Get The Right Talent and Grow With Them

Transcreation requires much more engagement than translation. Consider the amount of collaboration that will go into creating source copy, researching the market, understanding the end consumers, the purpose of the messaging, and the content’s communication objectives.  

While transcreators don’t necessarily start with a blank canvas, they still need to understand everything the content creator knows, e.g. target market, the audience and what the content aims to do. Then they need to take that information and apply what they know about the local culture, language, publishing medium and the content objective to make sure the desired message is communicated.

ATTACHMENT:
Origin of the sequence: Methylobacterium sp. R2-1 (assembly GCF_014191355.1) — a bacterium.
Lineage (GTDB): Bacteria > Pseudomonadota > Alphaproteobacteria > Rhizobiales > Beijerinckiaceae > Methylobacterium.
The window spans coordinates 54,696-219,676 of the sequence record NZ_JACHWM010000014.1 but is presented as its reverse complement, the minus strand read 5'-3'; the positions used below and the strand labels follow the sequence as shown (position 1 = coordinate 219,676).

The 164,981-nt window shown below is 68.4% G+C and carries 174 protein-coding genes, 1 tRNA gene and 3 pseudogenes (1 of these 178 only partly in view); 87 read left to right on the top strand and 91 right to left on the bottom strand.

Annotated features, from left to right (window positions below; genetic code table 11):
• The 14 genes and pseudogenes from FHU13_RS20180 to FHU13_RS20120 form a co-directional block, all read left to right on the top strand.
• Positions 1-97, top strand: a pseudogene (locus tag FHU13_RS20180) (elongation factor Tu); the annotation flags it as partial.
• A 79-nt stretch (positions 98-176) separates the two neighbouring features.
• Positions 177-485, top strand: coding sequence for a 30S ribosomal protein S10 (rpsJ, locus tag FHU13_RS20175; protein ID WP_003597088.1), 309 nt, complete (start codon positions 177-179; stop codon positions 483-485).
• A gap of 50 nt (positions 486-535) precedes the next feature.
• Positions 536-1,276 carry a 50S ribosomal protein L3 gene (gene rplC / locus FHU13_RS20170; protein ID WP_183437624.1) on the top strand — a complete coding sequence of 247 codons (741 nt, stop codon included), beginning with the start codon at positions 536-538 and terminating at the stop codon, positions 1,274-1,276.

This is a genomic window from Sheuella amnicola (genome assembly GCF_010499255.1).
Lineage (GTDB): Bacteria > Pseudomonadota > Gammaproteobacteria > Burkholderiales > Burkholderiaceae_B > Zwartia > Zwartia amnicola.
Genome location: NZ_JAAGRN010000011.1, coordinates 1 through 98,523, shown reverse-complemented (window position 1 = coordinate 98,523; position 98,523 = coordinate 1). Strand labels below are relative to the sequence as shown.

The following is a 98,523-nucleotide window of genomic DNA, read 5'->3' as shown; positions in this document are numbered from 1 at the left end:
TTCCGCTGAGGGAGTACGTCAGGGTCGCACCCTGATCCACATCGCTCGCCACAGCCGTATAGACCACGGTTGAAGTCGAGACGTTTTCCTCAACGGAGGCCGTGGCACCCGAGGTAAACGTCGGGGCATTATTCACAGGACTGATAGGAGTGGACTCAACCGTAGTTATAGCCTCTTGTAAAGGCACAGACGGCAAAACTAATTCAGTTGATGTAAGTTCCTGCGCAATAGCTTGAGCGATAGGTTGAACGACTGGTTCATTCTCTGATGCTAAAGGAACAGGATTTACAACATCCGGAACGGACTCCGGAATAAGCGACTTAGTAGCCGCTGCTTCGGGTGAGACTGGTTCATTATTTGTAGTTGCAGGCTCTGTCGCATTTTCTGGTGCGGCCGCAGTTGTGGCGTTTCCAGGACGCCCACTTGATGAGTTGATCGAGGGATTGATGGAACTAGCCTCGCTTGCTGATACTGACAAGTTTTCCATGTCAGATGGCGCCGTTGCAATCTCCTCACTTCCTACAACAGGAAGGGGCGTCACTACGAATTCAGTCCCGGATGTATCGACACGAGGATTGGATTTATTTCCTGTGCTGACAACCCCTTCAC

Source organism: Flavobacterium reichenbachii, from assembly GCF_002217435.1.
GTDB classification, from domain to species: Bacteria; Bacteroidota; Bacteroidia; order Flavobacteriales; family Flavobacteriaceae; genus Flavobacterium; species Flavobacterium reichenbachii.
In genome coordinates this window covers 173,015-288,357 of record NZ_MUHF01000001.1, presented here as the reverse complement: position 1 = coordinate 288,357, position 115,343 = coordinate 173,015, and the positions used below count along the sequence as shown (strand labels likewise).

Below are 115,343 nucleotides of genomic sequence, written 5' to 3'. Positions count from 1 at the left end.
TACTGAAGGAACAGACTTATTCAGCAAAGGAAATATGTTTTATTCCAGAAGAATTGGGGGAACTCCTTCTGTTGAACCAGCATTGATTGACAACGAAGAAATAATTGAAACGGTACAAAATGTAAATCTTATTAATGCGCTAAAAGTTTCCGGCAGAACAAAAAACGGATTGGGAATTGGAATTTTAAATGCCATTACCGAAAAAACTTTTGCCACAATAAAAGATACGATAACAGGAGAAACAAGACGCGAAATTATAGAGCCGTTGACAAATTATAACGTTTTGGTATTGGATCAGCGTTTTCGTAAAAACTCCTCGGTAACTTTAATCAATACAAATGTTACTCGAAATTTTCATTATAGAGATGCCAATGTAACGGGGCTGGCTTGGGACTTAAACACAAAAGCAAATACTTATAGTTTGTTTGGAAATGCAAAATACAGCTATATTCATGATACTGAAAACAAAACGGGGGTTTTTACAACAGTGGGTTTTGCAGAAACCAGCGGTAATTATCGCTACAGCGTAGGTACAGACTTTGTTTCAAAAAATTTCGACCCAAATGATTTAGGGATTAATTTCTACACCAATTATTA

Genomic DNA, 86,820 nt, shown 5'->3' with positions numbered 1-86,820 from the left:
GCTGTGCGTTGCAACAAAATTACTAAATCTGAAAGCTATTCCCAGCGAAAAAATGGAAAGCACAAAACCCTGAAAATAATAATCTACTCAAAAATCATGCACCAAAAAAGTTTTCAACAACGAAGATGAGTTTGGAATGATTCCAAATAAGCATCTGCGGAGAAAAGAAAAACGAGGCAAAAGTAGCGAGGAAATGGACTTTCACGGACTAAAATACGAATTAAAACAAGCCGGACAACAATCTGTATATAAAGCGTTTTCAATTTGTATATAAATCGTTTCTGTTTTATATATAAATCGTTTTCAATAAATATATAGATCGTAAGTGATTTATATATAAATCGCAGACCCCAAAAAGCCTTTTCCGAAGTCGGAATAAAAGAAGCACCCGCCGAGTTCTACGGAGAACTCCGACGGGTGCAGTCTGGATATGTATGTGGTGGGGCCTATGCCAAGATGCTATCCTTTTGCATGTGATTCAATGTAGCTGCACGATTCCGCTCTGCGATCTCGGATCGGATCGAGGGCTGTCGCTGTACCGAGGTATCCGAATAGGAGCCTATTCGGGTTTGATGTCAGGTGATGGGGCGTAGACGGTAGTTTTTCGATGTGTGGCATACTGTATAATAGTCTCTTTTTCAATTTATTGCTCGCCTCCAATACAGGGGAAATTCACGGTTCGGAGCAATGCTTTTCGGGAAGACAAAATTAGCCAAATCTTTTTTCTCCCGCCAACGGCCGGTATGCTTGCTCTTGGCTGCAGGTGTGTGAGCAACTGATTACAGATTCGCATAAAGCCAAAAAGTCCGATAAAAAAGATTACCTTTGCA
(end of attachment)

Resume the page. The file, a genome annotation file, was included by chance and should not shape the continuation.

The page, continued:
Transcreators straddle two worlds, the linguistic world of the translator and the creative world of the copywriter. Both embody different skills, but these three are probably the most important:

  1. Creative Writing Skills – content is often published with specific criteria in mind, e.g. improving online presence with Search Engine Optimization (SEO), increasing sales with advertising, or building a brand community on social media. Good copywriters can often make great transcreators. They know how to recreate local copy with a purpose and follow layout or media constraints while putting their readers first.
  2. Cultural Understanding –  text has a purpose that should be understood by the local target audience. The transcreator has deep linguistic and cultural understanding of both languages, so they can identify and transfer the nuances of the source into the target.